Whenever we endeavor to make a change in our golf swing an immediate by-product for most people is frustration. As we begin to consciously focus on “what” we are doing performance suffers because we have to think our way through things. Imagine trying to take a short walk if you were required to think about each step. “Lift your right foot up and propel forward, land on the heel of your foot and begin to rock forward onto the instep….” Yikes, that would really slow down a walk wouldn’t it? Of course it would, because so much of what we do is stored at the level of unconscious mind, such that you don’t have to be aware of it in order to do it.

Learning is a process of making small distinctions, practicing via repetition and then gradually getting the behavior mapped in your mind/body. Eventually, you generalize the behavior, allowing you to think about further distinctions and put your attention to other things. Think about how complex the act of driving is. You actually make between 48-52 minor adjustments per mile if you are driving on a highway. Yet, you can read billboards, talk to others, listen to music and talk on the cell phone at the same time. It is because you have automated the behavior (generalized it), and now have conscious mind space available to pay attention to other things.

When you decide to make a change you bring the activity into your conscious mind and hence performance suffers in almost all cases. This invariably produces frustration and I think one of the reasons people give up making changes as they don’t have an effective strategy for handling frustration. The source of your frustration is generally not living up to your own internal standards for acquiring new things quickly.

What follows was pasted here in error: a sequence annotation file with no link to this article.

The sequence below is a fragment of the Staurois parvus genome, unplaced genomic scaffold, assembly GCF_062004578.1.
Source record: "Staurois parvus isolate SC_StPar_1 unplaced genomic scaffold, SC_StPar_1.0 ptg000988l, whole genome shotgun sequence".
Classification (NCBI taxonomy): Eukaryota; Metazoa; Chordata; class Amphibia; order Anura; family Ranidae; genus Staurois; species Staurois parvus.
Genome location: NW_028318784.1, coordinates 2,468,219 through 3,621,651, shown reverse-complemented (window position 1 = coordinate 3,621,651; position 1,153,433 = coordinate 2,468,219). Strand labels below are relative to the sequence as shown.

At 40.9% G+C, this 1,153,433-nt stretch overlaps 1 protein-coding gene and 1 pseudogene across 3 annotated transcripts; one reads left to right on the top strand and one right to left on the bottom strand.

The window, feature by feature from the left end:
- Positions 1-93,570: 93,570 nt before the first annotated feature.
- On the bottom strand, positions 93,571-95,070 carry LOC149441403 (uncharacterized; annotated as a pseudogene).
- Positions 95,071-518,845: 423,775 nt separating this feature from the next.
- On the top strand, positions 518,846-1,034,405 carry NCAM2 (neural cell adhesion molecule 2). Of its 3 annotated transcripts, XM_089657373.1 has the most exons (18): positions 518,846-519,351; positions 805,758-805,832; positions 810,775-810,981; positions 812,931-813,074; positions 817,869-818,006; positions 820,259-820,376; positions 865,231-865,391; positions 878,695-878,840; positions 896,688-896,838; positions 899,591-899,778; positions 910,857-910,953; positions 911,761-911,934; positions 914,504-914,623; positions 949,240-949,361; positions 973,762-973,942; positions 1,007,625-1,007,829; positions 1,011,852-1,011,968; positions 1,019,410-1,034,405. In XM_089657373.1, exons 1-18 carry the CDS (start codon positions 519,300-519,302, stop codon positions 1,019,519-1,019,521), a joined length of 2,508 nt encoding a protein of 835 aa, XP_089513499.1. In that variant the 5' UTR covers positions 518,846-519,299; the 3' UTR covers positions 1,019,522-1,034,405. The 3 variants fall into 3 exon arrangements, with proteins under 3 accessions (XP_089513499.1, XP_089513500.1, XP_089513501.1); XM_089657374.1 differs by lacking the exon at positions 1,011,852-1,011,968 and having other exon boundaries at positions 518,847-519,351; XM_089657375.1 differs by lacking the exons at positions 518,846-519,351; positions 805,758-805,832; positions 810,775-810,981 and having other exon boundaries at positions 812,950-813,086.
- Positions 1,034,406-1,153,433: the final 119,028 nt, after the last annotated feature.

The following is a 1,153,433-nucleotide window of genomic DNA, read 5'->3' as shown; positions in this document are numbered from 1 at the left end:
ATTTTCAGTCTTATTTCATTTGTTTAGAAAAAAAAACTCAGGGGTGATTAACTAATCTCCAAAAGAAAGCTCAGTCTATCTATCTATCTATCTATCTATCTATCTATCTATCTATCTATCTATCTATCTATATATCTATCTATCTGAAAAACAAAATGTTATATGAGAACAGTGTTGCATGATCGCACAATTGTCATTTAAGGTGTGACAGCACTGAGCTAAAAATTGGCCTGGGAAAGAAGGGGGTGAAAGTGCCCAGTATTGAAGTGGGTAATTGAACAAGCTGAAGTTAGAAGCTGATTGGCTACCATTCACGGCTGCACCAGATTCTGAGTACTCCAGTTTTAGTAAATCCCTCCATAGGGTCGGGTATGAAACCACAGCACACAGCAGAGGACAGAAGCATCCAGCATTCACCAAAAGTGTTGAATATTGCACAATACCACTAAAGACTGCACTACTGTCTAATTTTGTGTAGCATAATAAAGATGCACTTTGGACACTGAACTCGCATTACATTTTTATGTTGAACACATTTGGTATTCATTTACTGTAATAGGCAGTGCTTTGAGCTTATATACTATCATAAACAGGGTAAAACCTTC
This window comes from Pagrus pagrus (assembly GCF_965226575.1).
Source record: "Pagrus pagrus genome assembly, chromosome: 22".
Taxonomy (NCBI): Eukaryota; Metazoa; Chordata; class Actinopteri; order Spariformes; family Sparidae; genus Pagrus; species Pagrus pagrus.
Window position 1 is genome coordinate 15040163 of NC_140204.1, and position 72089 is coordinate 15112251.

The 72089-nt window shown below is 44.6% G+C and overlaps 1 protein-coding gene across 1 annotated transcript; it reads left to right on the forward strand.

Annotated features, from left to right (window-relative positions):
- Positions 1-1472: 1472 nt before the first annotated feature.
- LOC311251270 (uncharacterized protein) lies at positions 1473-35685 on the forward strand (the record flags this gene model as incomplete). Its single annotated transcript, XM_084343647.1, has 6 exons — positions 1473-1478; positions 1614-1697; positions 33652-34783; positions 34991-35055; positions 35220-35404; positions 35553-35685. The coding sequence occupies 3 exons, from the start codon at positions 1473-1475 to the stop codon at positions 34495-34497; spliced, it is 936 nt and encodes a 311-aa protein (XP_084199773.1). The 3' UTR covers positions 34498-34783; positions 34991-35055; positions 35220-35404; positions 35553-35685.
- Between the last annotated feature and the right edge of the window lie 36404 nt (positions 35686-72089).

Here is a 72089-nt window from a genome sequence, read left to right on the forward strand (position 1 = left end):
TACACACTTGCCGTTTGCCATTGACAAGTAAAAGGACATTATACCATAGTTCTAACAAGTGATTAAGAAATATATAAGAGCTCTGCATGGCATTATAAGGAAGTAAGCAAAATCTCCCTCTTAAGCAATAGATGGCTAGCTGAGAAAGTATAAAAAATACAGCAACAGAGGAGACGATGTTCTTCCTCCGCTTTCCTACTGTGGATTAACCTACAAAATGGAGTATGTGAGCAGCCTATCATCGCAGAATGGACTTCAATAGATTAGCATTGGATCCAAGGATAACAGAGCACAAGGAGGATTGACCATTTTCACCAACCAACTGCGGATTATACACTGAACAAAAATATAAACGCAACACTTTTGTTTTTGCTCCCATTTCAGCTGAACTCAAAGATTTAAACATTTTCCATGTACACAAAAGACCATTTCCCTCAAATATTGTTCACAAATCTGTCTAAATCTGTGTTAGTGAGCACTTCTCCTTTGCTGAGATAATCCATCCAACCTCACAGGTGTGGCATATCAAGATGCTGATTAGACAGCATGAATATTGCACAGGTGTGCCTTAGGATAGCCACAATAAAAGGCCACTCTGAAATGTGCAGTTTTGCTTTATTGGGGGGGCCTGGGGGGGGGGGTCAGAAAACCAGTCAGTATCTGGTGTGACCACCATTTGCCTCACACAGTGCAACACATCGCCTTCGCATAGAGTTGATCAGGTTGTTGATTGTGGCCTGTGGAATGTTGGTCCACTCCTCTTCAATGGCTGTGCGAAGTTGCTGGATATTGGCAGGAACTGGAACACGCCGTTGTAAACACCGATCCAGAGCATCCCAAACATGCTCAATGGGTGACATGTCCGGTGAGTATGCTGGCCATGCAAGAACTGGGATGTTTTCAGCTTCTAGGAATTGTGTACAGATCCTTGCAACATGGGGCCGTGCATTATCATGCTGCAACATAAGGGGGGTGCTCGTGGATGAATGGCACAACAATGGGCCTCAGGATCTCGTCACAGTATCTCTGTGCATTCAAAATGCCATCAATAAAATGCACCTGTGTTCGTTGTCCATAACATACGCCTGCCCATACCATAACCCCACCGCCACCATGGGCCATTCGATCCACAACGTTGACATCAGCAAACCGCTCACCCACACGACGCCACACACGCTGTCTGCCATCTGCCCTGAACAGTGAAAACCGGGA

Suggestion: When you decide to make a change start with a master program in your mind. That program should include a clear understanding of “why” you want to make a change and a commitment to give yourself an appropriate amount of time to integrate the change.

Understanding “why” is related to your motivation. Why is it important to you to make a change… why is it important to you to get better? Understanding your reasons will help give you the foundation to both keep working at the changes, and as a reminder to give yourself a break by not over demanding perfection too early.

When you feel the anger building and have the desire to throw a club or engage in self-doubt and negative dialogue train yourself to STOP. Take a breath and recall why this is important to you and think about your commitment to giving yourself the time.

Winter is a great time to focus on building some new skills, especially for us living in the north. Enjoy the process of making the changes and give yourself a chance by ‘using your brain for a change’.